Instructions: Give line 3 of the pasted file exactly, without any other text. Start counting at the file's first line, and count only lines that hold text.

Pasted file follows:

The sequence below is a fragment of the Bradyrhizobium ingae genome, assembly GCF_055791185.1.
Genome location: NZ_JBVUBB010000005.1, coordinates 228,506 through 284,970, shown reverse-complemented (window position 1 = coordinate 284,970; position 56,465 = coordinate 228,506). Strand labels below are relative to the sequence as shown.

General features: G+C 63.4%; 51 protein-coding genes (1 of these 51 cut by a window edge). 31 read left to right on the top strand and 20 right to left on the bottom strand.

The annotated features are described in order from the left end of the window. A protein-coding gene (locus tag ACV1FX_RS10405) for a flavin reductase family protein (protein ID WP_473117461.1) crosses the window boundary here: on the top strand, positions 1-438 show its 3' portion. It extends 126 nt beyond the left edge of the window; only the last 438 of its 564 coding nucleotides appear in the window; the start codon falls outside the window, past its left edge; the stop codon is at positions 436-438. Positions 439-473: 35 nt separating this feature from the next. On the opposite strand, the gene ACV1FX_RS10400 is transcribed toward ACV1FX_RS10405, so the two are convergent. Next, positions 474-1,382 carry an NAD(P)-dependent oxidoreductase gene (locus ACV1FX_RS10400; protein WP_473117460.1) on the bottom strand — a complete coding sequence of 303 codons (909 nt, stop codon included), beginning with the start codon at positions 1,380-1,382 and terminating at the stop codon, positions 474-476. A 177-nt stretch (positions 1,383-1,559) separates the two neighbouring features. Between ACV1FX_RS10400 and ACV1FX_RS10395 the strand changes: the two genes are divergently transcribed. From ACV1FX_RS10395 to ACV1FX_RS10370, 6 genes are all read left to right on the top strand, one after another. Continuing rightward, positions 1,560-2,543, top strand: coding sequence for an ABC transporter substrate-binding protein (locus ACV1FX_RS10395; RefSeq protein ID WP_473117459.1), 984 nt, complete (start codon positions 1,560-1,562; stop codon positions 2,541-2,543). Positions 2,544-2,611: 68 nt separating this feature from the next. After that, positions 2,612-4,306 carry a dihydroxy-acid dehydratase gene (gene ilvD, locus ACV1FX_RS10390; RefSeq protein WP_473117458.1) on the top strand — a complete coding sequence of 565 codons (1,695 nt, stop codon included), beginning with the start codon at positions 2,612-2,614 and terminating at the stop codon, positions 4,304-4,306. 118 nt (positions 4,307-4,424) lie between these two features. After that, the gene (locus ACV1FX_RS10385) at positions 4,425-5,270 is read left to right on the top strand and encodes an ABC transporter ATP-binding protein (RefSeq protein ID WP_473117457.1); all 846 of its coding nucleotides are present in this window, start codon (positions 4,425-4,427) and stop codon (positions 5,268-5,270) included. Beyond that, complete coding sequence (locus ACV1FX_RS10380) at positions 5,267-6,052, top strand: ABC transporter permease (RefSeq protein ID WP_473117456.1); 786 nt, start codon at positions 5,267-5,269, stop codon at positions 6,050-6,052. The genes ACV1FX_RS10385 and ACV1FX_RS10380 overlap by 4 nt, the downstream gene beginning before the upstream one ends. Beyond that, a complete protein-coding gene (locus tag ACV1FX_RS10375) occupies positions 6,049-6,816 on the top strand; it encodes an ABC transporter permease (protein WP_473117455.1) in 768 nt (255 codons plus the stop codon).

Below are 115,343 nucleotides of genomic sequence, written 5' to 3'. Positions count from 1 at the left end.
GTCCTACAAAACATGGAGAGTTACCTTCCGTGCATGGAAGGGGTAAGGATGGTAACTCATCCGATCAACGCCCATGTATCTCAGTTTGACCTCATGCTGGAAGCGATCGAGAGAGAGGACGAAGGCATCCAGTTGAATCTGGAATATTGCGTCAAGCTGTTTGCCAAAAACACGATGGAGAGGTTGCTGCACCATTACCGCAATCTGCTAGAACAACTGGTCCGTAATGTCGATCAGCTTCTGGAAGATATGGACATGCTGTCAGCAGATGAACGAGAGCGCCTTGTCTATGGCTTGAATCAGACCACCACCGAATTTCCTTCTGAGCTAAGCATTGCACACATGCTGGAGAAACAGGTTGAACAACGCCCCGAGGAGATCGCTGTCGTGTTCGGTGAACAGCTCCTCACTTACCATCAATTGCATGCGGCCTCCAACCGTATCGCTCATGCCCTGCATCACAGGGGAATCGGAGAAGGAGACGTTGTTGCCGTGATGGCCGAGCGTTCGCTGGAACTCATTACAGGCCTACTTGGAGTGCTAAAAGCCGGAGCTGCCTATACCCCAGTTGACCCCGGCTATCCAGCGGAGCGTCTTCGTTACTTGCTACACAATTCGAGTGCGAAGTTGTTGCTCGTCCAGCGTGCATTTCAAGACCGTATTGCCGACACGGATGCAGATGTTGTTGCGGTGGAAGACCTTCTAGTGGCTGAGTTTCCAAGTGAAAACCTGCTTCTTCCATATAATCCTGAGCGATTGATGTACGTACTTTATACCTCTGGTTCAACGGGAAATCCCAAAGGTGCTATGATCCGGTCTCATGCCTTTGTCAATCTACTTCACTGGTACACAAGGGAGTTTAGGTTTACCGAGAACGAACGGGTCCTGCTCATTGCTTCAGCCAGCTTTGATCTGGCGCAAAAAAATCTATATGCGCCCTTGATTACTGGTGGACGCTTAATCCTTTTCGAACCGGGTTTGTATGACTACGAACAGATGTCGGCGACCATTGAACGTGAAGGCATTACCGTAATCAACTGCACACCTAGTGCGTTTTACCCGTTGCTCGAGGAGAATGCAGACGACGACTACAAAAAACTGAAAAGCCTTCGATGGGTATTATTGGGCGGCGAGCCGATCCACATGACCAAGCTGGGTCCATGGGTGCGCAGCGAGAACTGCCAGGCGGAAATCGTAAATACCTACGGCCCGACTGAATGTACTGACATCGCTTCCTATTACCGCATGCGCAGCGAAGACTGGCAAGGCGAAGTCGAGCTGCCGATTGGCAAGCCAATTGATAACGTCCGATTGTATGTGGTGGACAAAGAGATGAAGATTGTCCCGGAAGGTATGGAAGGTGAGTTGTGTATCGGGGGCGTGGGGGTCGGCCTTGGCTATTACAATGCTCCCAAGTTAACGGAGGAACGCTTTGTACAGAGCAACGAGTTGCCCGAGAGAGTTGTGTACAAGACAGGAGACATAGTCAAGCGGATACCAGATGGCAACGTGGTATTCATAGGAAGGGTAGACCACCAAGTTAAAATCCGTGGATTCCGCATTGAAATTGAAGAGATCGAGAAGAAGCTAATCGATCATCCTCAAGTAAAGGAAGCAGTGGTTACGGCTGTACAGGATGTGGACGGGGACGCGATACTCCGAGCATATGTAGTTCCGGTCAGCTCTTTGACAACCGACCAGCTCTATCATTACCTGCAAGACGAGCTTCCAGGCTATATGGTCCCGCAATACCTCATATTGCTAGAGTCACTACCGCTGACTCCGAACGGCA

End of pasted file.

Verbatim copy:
General features: G+C 63.4%; 51 protein-coding genes (1 of these 51 cut by a window edge). 31 read left to right on the top strand and 20 right to left on the bottom strand.